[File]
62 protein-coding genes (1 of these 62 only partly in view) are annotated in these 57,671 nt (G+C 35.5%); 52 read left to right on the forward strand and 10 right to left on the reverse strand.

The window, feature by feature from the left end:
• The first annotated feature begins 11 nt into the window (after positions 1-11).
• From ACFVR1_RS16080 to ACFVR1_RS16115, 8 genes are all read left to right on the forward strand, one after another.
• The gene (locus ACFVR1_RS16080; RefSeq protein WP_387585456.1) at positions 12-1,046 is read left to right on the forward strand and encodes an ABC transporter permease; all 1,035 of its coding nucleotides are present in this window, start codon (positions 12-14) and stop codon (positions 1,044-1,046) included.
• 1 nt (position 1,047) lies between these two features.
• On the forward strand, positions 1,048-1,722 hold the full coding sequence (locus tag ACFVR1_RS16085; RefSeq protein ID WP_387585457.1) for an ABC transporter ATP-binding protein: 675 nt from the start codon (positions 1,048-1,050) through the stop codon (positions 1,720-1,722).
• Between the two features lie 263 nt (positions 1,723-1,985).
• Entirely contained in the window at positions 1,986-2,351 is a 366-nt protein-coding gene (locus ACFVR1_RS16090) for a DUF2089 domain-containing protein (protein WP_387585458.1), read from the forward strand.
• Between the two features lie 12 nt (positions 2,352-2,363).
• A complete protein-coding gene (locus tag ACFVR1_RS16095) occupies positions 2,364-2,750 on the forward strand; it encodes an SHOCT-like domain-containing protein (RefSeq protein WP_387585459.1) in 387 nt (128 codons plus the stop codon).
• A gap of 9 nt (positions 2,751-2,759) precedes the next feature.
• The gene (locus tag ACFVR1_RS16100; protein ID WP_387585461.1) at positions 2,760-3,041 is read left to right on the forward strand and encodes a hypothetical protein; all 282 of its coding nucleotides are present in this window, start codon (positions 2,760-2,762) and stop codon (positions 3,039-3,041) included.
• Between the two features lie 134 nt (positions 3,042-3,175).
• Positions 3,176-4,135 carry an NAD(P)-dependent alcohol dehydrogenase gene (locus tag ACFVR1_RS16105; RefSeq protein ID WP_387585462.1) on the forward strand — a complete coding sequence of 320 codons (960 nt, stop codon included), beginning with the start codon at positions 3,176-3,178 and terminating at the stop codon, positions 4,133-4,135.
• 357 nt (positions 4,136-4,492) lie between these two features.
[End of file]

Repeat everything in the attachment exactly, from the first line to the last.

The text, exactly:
62 protein-coding genes (1 of these 62 only partly in view) are annotated in these 57,671 nt (G+C 35.5%); 52 read left to right on the forward strand and 10 right to left on the reverse strand.

The window, feature by feature from the left end:
• The first annotated feature begins 11 nt into the window (after positions 1-11).
• From ACFVR1_RS16080 to ACFVR1_RS16115, 8 genes are all read left to right on the forward strand, one after another.
• The gene (locus ACFVR1_RS16080; RefSeq protein WP_387585456.1) at positions 12-1,046 is read left to right on the forward strand and encodes an ABC transporter permease; all 1,035 of its coding nucleotides are present in this window, start codon (positions 12-14) and stop codon (positions 1,044-1,046) included.
• 1 nt (position 1,047) lies between these two features.
• On the forward strand, positions 1,048-1,722 hold the full coding sequence (locus tag ACFVR1_RS16085; RefSeq protein ID WP_387585457.1) for an ABC transporter ATP-binding protein: 675 nt from the start codon (positions 1,048-1,050) through the stop codon (positions 1,720-1,722).
• Between the two features lie 263 nt (positions 1,723-1,985).
• Entirely contained in the window at positions 1,986-2,351 is a 366-nt protein-coding gene (locus ACFVR1_RS16090) for a DUF2089 domain-containing protein (protein WP_387585458.1), read from the forward strand.
• Between the two features lie 12 nt (positions 2,352-2,363).
• A complete protein-coding gene (locus tag ACFVR1_RS16095) occupies positions 2,364-2,750 on the forward strand; it encodes an SHOCT-like domain-containing protein (RefSeq protein WP_387585459.1) in 387 nt (128 codons plus the stop codon).
• A gap of 9 nt (positions 2,751-2,759) precedes the next feature.
• The gene (locus tag ACFVR1_RS16100; protein ID WP_387585461.1) at positions 2,760-3,041 is read left to right on the forward strand and encodes a hypothetical protein; all 282 of its coding nucleotides are present in this window, start codon (positions 2,760-2,762) and stop codon (positions 3,039-3,041) included.
• Between the two features lie 134 nt (positions 3,042-3,175).
• Positions 3,176-4,135 carry an NAD(P)-dependent alcohol dehydrogenase gene (locus tag ACFVR1_RS16105; RefSeq protein ID WP_387585462.1) on the forward strand — a complete coding sequence of 320 codons (960 nt, stop codon included), beginning with the start codon at positions 3,176-3,178 and terminating at the stop codon, positions 4,133-4,135.
• 357 nt (positions 4,136-4,492) lie between these two features.